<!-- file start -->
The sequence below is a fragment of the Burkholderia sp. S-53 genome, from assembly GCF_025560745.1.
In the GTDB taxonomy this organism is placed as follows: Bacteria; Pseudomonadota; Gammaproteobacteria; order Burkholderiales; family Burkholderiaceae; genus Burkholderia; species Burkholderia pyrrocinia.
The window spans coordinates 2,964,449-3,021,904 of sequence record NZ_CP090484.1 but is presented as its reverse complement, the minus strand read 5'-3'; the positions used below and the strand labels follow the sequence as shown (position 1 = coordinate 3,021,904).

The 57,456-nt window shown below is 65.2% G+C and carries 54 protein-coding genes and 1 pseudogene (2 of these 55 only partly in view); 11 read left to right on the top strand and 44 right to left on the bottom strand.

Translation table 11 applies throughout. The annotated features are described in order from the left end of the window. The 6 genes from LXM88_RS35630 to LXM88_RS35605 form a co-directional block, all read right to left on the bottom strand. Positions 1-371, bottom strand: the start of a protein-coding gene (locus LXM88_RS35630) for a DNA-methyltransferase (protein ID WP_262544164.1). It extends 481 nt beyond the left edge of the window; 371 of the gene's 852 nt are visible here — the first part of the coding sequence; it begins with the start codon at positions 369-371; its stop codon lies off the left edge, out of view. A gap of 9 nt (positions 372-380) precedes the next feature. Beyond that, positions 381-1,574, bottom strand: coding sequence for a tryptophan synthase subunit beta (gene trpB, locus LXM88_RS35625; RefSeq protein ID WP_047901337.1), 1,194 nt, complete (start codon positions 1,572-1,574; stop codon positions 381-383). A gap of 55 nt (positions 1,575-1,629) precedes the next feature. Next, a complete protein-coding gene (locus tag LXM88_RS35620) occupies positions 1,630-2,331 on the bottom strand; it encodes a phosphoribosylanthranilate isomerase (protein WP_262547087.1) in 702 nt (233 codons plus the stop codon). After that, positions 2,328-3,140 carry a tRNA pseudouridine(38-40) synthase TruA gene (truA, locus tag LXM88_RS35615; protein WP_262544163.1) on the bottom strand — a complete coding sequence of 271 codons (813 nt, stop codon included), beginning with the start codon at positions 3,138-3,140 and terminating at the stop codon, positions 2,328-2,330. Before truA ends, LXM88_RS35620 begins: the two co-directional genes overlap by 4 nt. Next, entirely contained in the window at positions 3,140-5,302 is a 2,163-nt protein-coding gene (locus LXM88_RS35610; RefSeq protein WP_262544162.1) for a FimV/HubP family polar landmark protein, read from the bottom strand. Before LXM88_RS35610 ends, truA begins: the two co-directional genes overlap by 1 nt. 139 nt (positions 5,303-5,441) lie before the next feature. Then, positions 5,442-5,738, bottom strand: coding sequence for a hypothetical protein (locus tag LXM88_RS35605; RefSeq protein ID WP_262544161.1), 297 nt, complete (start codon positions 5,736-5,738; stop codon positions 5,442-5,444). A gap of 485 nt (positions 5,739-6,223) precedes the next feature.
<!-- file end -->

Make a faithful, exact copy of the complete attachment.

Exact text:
The sequence below is a fragment of the Burkholderia sp. S-53 genome, from assembly GCF_025560745.1.
In the GTDB taxonomy this organism is placed as follows: Bacteria; Pseudomonadota; Gammaproteobacteria; order Burkholderiales; family Burkholderiaceae; genus Burkholderia; species Burkholderia pyrrocinia.
The window spans coordinates 2,964,449-3,021,904 of sequence record NZ_CP090484.1 but is presented as its reverse complement, the minus strand read 5'-3'; the positions used below and the strand labels follow the sequence as shown (position 1 = coordinate 3,021,904).

The 57,456-nt window shown below is 65.2% G+C and carries 54 protein-coding genes and 1 pseudogene (2 of these 55 only partly in view); 11 read left to right on the top strand and 44 right to left on the bottom strand.

Translation table 11 applies throughout. The annotated features are described in order from the left end of the window. The 6 genes from LXM88_RS35630 to LXM88_RS35605 form a co-directional block, all read right to left on the bottom strand. Positions 1-371, bottom strand: the start of a protein-coding gene (locus LXM88_RS35630) for a DNA-methyltransferase (protein ID WP_262544164.1). It extends 481 nt beyond the left edge of the window; 371 of the gene's 852 nt are visible here — the first part of the coding sequence; it begins with the start codon at positions 369-371; its stop codon lies off the left edge, out of view. A gap of 9 nt (positions 372-380) precedes the next feature. Beyond that, positions 381-1,574, bottom strand: coding sequence for a tryptophan synthase subunit beta (gene trpB, locus LXM88_RS35625; RefSeq protein ID WP_047901337.1), 1,194 nt, complete (start codon positions 1,572-1,574; stop codon positions 381-383). A gap of 55 nt (positions 1,575-1,629) precedes the next feature. Next, a complete protein-coding gene (locus tag LXM88_RS35620) occupies positions 1,630-2,331 on the bottom strand; it encodes a phosphoribosylanthranilate isomerase (protein WP_262547087.1) in 702 nt (233 codons plus the stop codon). After that, positions 2,328-3,140 carry a tRNA pseudouridine(38-40) synthase TruA gene (truA, locus tag LXM88_RS35615; protein WP_262544163.1) on the bottom strand — a complete coding sequence of 271 codons (813 nt, stop codon included), beginning with the start codon at positions 3,138-3,140 and terminating at the stop codon, positions 2,328-2,330. Before truA ends, LXM88_RS35620 begins: the two co-directional genes overlap by 4 nt. Next, entirely contained in the window at positions 3,140-5,302 is a 2,163-nt protein-coding gene (locus LXM88_RS35610; RefSeq protein WP_262544162.1) for a FimV/HubP family polar landmark protein, read from the bottom strand. Before LXM88_RS35610 ends, truA begins: the two co-directional genes overlap by 1 nt. 139 nt (positions 5,303-5,441) lie before the next feature. Then, positions 5,442-5,738, bottom strand: coding sequence for a hypothetical protein (locus tag LXM88_RS35605; RefSeq protein ID WP_262544161.1), 297 nt, complete (start codon positions 5,736-5,738; stop codon positions 5,442-5,444). A gap of 485 nt (positions 5,739-6,223) precedes the next feature.